Date

Fri - 22.09.2017


Financials

Amazon announced on Monday that it would give publishers as much as 70 percent of the revenues it collects from selling newspapers and magazines through its Kindle store, The New York Times reported.

The royalty increase will take effect on December 1 and will be calculated on the retail price minus the delivery costs, The Associated Press reported. However, to qualify for it, "publications must be able to be read on all Kindle devices and applications built for devices such as Apple's iPhone and the Blackberry," Agence France-Presse explained.

Image: Pulse 2

"A newspaper that delivers about 9 megabytes of content a month would pay about $1.35 in delivery costs, meaning a $9.99-per-month subscription would net a publisher $6.05 a month per subscription," according to the company, the AP reported.

Author

Clara Mart

Date

2010-11-09 17:16

Russian Facebook investor Mail.ru Group saw a 30 percent climb on the London Stock Exchange last Friday, gathering US$912 milllion, Bloomberg reported. The Initial Public Offering valued Mail.ru at $5.71 billion, which was the largest in the UK since July.

The Internet firm and its current stakeholders sold 32.9 million global depositary receipts for $27.70 each, Bloomberg revealed. However, on Friday the figures experienced a boost as they reached $37 per share, AFP informed.

Mail.ru operates Russian-language e-mail, gaming sites as well social networks, such as Odnoklassniki and VKontakte. The Wall Street Journal outlined that the company appealed to investors because they saw a chance to bet on the possible development within the country's economy as well as Mail.ru's significant market shares in strategic areas.

"This is the first issue in 2010 that has been able to place at the top of the indicated price range," said Chris Weafer, chief strategist at financial group Uralsib. "While most other IPOs have struggled in tough market conditions, Mail.Ru has certainly hit a sweet spot."

Author

Alisa Zykova

Date

2010-11-08 21:45

Newspapers and broadcasters in the United Kingdom are less willing to spend money on investigative journalism than ever before, causing the type of reporting newspapers have been hailed for to begin "dying a death," documentary maker Kevin Toolis told a panel at the Sheffield Doc/Fest today, MediaGuardian reported.

Investigative reporting is "disgracefully expensive," and needs more outlets willing to pay for it, David Henshaw, managing director of Hardcash Productions.

Image: SBCWorks.org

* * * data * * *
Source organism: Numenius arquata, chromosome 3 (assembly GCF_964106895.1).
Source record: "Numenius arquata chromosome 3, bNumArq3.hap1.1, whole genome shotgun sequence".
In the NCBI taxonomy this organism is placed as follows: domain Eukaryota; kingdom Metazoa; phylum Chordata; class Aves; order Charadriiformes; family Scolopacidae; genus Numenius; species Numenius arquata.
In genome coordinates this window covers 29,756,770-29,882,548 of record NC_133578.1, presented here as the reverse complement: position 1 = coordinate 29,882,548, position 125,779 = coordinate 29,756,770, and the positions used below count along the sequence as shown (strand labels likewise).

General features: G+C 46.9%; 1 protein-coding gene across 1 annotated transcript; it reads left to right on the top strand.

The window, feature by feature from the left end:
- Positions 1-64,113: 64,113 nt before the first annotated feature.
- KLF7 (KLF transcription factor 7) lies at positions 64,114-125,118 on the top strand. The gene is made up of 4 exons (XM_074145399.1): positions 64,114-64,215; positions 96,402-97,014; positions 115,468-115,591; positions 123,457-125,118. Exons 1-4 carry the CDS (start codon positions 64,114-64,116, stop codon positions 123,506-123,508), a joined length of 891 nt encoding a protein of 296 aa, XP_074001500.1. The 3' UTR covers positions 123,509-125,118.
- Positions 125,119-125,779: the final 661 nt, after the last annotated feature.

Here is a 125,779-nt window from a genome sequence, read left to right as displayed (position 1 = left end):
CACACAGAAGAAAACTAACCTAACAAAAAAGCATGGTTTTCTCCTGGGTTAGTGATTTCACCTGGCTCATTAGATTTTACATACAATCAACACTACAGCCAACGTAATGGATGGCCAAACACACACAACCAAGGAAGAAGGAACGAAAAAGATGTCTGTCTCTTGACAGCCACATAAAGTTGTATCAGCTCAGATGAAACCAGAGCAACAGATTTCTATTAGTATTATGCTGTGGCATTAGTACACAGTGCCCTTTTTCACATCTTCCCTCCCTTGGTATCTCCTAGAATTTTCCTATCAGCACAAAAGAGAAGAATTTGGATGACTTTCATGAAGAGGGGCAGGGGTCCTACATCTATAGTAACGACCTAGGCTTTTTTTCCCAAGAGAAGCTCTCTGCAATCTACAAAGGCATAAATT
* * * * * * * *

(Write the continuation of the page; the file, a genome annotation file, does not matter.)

As budgets at traditional outlets get tighter, new operations have sprung up to try and fill the gap of investigative reporting.

In July, the British Bureau of Investigative Journalism published its first story, which was picked up by the British Medical Journal and Al Jazeera English, Journalism.co.uk reported at the time. The not-for-profit was launched in April, has 17 freelance and full-time staff, and is located in City University London.

Author

Leah McBride Mensching

Date

2010-11-04 17:25

The publisher of the National Enquirer and Men's Fitness announced it will file for bankruptcy in order to restructure, The New York Times reported late yesterday.

New York-based American Media's debt is seven times larger than its equity. It is expected to file for a "prepackaged" 60-day bankruptcy in the next two weeks, CEO David J. Pecker said in a statement.

Image: Sun-Sentinal

Eighty percent of the company's bondholders have agreed to a debt-for-equity exchange, which is necessary for the quick "prepackaged" bankruptcy, the company believes, CNNMoney.com explained.

The move will enable the Enquirer and its related publications "to compete even more aggressively with our peers in the industry," Pecker said, according to The Australian.

Author

Leah McBride Mensching

Date

2010-11-02 16:54

At least 42 employees of the Ottawa Citizen, a former Canwest's newspaper bought by Postmedia Network in July, have accepted voluntary buyouts as part of its restructuring plan, ctvottawa.ca reported Friday.

The president of the Ottawa Newspaper Guild Lois Kirkup said that 10 editorial staffers took the offer, according to CBC News. The other 32 employees are part of the advertising, sales and finance department.

The buyouts were offered in September through out Postmedia newspapers as a way to cut costs. According to media reports, the buyout package includes six weeks' pay per year of service up to a maximum of C$150,000.

Layoffs have been reported at Edmonton Journal and the Calgary Herald. The idea, Postmedia CEO Paul Godfrey said back in September, will be refocus the publications towards "the digital future," CBC News informed.